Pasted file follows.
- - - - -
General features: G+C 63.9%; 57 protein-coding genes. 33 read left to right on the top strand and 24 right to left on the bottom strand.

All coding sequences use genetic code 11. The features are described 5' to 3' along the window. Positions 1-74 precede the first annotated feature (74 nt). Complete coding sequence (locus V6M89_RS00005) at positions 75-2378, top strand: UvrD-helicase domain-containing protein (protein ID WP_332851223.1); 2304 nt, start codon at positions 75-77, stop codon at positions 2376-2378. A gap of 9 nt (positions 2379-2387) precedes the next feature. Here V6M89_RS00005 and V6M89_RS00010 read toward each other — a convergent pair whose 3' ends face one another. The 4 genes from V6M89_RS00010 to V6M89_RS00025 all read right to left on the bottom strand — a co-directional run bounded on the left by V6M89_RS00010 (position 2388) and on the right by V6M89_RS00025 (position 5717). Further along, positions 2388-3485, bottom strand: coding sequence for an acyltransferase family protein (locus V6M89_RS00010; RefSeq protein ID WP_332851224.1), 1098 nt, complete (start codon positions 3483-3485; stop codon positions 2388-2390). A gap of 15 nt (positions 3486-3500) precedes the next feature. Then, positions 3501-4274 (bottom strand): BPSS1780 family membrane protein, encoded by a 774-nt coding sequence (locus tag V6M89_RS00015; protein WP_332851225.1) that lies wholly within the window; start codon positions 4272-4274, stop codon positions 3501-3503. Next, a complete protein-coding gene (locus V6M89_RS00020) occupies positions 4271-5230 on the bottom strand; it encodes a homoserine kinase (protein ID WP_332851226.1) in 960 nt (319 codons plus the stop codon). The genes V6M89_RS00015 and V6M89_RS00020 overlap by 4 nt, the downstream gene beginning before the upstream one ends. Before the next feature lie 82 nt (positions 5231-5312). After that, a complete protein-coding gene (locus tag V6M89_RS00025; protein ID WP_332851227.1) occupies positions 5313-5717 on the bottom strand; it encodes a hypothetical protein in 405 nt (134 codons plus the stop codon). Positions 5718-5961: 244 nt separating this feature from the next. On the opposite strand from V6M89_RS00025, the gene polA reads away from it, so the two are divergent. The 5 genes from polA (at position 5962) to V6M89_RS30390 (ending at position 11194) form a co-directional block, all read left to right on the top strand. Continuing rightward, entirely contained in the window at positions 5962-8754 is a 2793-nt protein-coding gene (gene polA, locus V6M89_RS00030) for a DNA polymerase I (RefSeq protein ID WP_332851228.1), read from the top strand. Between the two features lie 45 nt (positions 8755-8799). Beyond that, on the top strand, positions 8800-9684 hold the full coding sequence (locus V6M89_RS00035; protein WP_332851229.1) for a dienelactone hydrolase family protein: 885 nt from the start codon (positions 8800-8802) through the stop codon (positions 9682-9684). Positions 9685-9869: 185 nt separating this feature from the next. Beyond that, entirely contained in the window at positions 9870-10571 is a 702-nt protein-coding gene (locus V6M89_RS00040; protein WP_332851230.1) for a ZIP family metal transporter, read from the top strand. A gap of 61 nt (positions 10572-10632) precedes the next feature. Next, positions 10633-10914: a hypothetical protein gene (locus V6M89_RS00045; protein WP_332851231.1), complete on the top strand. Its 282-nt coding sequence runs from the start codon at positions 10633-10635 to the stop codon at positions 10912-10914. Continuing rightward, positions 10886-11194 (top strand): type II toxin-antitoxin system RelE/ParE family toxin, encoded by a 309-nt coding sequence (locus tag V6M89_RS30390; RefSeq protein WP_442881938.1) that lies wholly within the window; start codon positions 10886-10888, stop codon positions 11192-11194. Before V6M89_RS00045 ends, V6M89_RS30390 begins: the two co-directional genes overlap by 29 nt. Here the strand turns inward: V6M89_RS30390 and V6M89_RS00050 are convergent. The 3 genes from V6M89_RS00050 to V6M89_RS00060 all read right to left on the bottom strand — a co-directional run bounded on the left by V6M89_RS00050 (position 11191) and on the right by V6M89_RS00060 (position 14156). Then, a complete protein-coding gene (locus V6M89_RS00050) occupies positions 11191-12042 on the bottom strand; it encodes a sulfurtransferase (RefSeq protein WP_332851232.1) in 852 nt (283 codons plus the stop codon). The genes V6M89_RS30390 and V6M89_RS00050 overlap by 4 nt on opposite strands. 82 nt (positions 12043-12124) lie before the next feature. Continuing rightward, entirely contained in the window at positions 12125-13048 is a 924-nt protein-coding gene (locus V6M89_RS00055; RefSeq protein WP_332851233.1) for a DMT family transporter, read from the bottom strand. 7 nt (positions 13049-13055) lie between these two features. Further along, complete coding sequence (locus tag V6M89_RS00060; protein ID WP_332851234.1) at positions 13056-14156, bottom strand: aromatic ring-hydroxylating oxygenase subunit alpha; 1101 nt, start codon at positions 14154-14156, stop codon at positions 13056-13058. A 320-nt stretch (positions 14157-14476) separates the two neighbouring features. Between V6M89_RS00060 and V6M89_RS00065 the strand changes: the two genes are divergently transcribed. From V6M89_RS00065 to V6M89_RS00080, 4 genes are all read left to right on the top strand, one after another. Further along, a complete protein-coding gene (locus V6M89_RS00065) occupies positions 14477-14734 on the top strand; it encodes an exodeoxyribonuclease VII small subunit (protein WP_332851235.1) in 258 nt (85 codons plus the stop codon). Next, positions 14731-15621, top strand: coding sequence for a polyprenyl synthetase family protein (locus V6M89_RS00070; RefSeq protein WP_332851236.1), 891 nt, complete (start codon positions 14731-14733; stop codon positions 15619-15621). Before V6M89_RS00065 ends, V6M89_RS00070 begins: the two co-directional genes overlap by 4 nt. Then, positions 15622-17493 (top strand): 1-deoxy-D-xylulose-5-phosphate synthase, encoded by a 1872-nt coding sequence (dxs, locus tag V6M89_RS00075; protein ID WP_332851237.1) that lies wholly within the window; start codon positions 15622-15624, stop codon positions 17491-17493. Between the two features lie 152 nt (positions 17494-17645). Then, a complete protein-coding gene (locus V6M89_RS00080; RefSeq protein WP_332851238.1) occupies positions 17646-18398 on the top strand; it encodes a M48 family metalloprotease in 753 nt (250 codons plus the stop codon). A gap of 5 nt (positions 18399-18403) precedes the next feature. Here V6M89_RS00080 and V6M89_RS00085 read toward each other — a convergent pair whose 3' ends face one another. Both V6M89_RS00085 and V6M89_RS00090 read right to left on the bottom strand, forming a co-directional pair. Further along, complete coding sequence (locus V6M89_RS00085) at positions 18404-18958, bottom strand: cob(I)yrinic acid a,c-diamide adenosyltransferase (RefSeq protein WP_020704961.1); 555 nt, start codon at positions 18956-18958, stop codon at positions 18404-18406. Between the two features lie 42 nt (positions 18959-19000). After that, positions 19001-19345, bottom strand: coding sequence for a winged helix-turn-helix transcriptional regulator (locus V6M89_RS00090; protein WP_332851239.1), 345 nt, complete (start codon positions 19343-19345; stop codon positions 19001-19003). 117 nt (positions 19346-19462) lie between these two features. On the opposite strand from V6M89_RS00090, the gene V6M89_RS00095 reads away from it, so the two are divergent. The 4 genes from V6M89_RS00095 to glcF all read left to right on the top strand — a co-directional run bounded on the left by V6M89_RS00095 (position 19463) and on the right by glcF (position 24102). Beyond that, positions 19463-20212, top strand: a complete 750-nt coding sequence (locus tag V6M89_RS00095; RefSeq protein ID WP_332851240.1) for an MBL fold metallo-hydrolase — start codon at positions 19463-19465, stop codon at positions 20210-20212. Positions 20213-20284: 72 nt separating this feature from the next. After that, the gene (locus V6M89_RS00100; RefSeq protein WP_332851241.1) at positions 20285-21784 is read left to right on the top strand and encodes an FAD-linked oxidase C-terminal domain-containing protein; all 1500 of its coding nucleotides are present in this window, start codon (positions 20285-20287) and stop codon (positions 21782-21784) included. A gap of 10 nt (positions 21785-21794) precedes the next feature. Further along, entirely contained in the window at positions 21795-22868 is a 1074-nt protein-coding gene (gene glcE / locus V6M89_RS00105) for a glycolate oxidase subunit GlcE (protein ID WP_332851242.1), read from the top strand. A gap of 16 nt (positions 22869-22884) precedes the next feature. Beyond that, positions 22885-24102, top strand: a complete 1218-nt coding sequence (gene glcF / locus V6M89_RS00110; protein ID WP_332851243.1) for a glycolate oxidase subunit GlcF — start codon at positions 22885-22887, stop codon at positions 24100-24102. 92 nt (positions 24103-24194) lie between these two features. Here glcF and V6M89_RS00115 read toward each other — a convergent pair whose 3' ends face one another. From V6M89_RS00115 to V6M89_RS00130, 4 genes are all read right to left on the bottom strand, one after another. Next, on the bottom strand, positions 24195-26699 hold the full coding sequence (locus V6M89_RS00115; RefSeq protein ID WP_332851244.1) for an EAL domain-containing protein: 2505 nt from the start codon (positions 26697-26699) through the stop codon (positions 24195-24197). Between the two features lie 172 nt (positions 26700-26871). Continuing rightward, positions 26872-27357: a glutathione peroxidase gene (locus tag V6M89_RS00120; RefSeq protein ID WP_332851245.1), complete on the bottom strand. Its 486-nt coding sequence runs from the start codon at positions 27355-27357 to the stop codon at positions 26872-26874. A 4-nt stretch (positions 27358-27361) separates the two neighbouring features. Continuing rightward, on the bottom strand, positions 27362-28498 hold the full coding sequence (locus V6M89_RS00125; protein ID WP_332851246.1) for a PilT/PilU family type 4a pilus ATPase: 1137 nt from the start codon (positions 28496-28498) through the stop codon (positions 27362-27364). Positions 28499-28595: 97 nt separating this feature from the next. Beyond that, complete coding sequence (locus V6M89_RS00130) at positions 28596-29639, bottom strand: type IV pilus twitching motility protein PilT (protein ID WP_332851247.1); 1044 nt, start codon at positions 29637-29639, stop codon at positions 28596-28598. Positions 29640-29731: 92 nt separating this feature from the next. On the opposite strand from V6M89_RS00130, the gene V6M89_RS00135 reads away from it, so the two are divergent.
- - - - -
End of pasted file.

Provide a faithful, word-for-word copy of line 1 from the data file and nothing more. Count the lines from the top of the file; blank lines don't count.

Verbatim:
General features: G+C 63.9%; 57 protein-coding genes. 33 read left to right on the top strand and 24 right to left on the bottom strand.